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Opening in Orlando: Solo: A Star Wars Story, Beast and more 


Beast As Bart Simpson once told us, every woman has a soft spot for a good-lookin' rebel who plays by his own rules. But what if the outlaw paramour you've landed yourself might also be the serial killer who's terrorizing your quiet English community? Hey, sacrifices are what make a relationship work, right? This romantic psychodrama turns on just such a premise, and even adds an extra detail to reinforce its point about personal obsession compensating for a multitude of sins: The bad-boy boyfriend in question literally reeks. Yes, as in permanent body odor. So if you're keeping score, that's a bunch of dead bodies and an ever-present cloud of funk in the "negatives" category. But really, he's just such a good listener. (R)

Solo: A Star Wars Story "Competent," says Entertainment Weekly – and that might be music to the mouse ears of everyone at Disney, which has been staving off one PR disaster after another since this spin-off/prequel/whatever was first announced. The casting of Alden Ehrenreich as a young Han Solo was met with some concern; then directors Phil Lord and Christopher Miller were bounced from the project, replaced during shooting by ol' Opie Cunningham himself, Ron Howard. The whole undertaking appeared so skin-of-the-teeth that a clickbait article recently appeared with the headline "The moment Ron Howard knew he'd be able to finish Solo." Um, you'd like to think it was the moment he signed the contracts, no?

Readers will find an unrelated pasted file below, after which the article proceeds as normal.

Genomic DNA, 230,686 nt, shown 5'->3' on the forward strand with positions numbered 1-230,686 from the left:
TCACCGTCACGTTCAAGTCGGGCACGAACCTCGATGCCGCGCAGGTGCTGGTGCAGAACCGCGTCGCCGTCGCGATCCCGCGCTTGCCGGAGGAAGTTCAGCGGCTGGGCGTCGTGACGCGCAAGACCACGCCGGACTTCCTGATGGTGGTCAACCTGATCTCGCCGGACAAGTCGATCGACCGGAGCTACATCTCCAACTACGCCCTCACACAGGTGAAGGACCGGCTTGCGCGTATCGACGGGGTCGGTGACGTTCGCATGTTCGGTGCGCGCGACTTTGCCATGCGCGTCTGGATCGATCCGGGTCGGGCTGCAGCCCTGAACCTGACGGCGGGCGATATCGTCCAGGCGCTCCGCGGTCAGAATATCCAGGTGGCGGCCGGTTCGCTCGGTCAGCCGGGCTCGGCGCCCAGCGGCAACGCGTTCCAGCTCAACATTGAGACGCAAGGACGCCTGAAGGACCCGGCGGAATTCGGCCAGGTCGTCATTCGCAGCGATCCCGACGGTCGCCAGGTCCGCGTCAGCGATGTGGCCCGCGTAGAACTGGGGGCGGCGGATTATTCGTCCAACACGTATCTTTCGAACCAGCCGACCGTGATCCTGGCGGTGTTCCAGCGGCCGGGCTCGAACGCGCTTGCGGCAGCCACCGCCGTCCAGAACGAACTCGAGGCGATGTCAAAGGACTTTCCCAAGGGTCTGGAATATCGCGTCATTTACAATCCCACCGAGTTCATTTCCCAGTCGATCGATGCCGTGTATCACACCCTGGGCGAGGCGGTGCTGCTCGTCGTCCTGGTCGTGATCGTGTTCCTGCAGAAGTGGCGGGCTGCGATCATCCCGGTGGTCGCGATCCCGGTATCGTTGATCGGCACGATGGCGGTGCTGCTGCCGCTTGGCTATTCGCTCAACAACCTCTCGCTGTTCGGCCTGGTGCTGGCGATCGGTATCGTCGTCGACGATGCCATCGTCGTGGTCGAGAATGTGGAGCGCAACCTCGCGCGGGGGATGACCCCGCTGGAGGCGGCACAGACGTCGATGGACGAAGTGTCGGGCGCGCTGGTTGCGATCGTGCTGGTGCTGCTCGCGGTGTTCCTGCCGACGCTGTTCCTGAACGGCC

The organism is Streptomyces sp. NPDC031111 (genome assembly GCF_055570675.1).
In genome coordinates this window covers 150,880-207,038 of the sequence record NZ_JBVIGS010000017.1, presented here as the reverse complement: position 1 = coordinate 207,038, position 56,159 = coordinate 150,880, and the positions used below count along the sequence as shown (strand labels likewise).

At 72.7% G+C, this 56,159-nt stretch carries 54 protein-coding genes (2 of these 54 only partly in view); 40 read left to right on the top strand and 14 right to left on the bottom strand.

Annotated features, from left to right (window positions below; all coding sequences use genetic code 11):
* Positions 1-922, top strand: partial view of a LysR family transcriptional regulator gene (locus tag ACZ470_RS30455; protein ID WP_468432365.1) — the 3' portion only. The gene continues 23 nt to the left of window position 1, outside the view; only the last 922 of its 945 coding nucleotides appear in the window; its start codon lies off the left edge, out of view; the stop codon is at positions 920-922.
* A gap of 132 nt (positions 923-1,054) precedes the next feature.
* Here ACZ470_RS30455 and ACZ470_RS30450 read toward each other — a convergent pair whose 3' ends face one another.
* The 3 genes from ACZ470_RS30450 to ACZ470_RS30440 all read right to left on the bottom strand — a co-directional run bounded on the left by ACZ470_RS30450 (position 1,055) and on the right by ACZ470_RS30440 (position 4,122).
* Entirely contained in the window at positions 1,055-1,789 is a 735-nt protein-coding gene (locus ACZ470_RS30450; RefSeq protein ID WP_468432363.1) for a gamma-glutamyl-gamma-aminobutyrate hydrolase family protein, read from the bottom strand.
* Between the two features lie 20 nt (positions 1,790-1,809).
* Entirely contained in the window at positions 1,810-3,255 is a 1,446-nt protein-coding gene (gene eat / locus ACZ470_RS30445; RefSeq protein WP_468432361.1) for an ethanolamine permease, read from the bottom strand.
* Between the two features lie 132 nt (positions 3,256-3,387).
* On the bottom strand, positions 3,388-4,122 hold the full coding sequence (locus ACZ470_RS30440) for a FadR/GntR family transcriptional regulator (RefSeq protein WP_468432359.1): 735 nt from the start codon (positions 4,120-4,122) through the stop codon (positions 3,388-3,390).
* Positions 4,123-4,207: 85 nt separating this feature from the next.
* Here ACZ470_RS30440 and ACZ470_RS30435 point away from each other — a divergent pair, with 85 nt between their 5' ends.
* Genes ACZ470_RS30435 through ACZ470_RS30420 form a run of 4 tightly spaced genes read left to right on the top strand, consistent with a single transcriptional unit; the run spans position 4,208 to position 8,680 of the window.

Now the finished (hopefully) project is headed to theaters worldwide, poised to teach us how Han became best buddies with Chewbacca, how he first met Lando Calrissian, and all the other stuff you used to enjoy being able to just imagine. In this era of the 12-hour news cycle, it's perhaps not surprising that the major point of interest in the film has become the appearance of Donald Glover, who is currently enjoying his honeymoon period as a cultural darling before everybody figures out he's just as pretentious and delusional as Kanye, but in the opposite direction. This is Alderaan! (PG-13)

Also playing:

Anything Once an avatar of righteous out-ness, Matt Bomer is suddenly taking a whole bunch of flak for having accepted the role of a trans woman who helps a Southern widower learn to live again. Only trans people should play trans people, the argument goes, and I get it – at least in theory. Parts for minorities are few and far between, so trans characters should be played by trans actors, Asian characters should be played by Asian actors, and characters who have trouble conveying human emotion should always be portrayed by Keanu Reeves. Perhaps the most curious complaint came from Indiewire, which suggested that Bomer couldn't be convincing as trans because his jawline is too strong (!). Listen, guys: I'm friends with a trans woman who looks like a gene splice of everybody who ever appeared in a David Lee Roth video, particularly Dave. And if you want to tell her she's not a woman because her features are too chiseled ... well, I'll hold your coat. (R)

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